A pleasure to see the new documentary,”Max Steiner:Maestro of Movie Music” thanks to The American Society of Music Arrangers and Composers.
Shown in a live stream, with discussion afterwards with the program’s maker, Diana Friedberg plus Stephen C. Smith, John Morgan , William Stromberg – and an opportunity for fans to ask questions.
Max Steiner (1888-1971) worked on over 300 films and literally became the sound of Hollywood in its early years.
Leonard Maltin made the point that it was Steiner who convinced Hollywood about using music in non- musicals, as underscoring and character…
Max Steiner was brought up in Vienna and had the finest education and mingled in the best of Viennese society. His father, Gabor ran entertainment venues and Max’s musical talents were encouraged.
At the outbreak of WW1, Max was in London and decided to leave for America. He began directing Broadway orchestras in 1916. He orchestrated and conducted the music of Victor Herbert, Vincent Youmans, Jerome Kern, George Gershwin
With the birth of sound in Hollywood, Steiner was the perfect candidate to come to Hollywood and bring his Broadway know-how.
Before the sound era, there was music accompanying films, whether just a piano , organ or ,in the case of movie palaces in the silent era, a full orchestra. Music was selected to fit the film – the classics were raided. There was very little original music.
At the age of 41, he came to RKO in 1929. He worked on the Astaire/Rogers musicals, arranging and conducting the studio orchestra. He was head of music at RKO for from 1930 to 1936.
Max saw the potential of supplementing an actor’s performance with musical underscoring. With the advent of the talkies, producers initially didn’t think the public would accept music without seeing its source.
When RKO hired 29 year old David O. Selznick , Max found a kindred spirit who was willing to experiment.
”Cimarron’ had a limited amount of music – the opening and closing titles, plus the final scene only.
Stephen Smith commented: ”Symphony for Six Million” (1932) had a full underscoring , with Steiner carefully writing music under the dialogue.
With KING KONG, Steiner created such a haunting theme for Kong that the music alone drew the audience’s sympathy to the animal. The film’s music only begins when the fantasy begins – when they reach Skull Island.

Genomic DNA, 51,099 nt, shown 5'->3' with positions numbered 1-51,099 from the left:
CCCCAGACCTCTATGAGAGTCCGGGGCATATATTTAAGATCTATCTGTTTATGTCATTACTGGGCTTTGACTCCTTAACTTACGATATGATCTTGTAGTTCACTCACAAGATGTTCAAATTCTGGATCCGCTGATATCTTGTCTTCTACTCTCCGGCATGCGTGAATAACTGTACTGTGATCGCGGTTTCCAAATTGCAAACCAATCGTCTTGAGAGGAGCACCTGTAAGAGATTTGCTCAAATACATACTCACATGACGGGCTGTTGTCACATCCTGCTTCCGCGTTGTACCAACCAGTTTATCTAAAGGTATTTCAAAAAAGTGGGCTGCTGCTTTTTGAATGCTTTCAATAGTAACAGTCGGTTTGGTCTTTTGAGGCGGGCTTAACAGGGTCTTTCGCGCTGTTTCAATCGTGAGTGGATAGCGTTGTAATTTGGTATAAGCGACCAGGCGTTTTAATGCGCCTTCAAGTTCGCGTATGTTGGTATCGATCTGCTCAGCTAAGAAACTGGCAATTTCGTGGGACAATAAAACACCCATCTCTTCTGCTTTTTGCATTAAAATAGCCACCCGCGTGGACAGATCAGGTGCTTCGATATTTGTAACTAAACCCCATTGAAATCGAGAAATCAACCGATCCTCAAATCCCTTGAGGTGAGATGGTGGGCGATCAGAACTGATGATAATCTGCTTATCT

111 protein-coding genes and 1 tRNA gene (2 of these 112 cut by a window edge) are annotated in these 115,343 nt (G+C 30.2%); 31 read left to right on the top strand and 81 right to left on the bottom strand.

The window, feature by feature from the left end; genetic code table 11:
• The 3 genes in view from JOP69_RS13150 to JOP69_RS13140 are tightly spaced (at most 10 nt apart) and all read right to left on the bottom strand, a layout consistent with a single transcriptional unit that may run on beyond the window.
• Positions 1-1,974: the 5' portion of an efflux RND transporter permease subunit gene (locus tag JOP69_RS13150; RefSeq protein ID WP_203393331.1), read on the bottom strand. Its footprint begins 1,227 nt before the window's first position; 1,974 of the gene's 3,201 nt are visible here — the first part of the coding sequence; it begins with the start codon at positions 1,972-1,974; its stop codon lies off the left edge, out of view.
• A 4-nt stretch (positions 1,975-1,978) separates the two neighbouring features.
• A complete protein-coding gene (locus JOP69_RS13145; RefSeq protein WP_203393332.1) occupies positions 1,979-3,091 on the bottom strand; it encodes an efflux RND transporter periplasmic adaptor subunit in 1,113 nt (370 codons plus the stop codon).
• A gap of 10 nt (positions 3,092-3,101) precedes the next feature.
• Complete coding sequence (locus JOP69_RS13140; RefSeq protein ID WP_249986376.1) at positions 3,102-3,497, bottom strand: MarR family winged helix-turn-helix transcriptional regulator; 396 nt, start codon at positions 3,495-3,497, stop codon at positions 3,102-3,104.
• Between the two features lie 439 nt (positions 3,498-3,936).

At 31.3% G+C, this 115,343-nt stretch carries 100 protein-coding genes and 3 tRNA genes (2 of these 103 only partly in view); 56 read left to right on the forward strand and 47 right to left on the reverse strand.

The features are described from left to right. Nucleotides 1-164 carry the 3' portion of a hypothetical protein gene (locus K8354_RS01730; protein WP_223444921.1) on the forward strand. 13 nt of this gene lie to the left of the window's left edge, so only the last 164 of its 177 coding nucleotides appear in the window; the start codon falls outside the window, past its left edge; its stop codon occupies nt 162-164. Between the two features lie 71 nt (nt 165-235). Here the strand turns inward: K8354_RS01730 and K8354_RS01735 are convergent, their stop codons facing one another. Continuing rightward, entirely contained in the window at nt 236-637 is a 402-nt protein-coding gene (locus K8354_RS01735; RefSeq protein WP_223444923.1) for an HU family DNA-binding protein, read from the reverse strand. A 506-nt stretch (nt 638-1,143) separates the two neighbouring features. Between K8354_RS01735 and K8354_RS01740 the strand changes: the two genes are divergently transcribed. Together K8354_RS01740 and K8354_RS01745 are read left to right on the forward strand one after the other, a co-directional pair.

Sound engineer Murray Spivak worked closely with the composer, creating a wonderfully dramatic soundtrack.
KING KONG was a huge success.
Steiner conducting the RKO orchestra of over 40 musicians.
Director Michael Curtiz was full of praise for Max’s “Casablanca “score:
”Dear Max, We previewed “Casablanca” last night. Congratulations to you for marvellous music perfectly catching all moods and drama. This is your best and most brilliantly conceived work. Thanks. Mike Curtiz.”
Head of Warner Brothers, Jack Warner appreciated Steiner’s work and would often send him a telegram as shown above in which he says:
“Dear Max, The rescoring of “Key Largo” was magnificent , and certainly did a lot for the picture. I want you to know I appreciate it.”
So interesting to see an interview with David Selznick’ s son Daniel who told a lovely story about visiting the house Max has lived in , then owned by Glenn Ford.
Daniel stood inside and thought about the times he had visited Max, and he speculated on the music that may have been written there.
Max and his fourth wife Lee; and with his son Ronny ( who sadly committed suicide.)
David Selznick asked Max to score GONE WITH THE WIND. As Max was under contract to Jack Warner, he wrote a letter to Warner explaining how important it was to him to do this film:
“……I’m perfectly willing to do Gone With The Wind on leave of absence or under my contract. But it is necessary for me, my pride,my standing and my future activity to do Gone With The Wind, as it is necessary for an actor to get a break once in while….”
Thankfully, Warner agreed.
Max and Selznick parted when Max joined Warner Brothers in 1937. But Selznick knew Steiner was the man to do GONE WITH THE WIND two years later.
Amazingly, G.WT.W.was only one of a number of films Max wrote the music for in 1939.
Amidst all the Oscars showered on “Gone With The Wind”, the only omission was Steiner’s classic score.
Still, he made up for it with Since You Went Away which had nine nominations and only one win – for Steiner!
Vivien Leigh as Scarlett.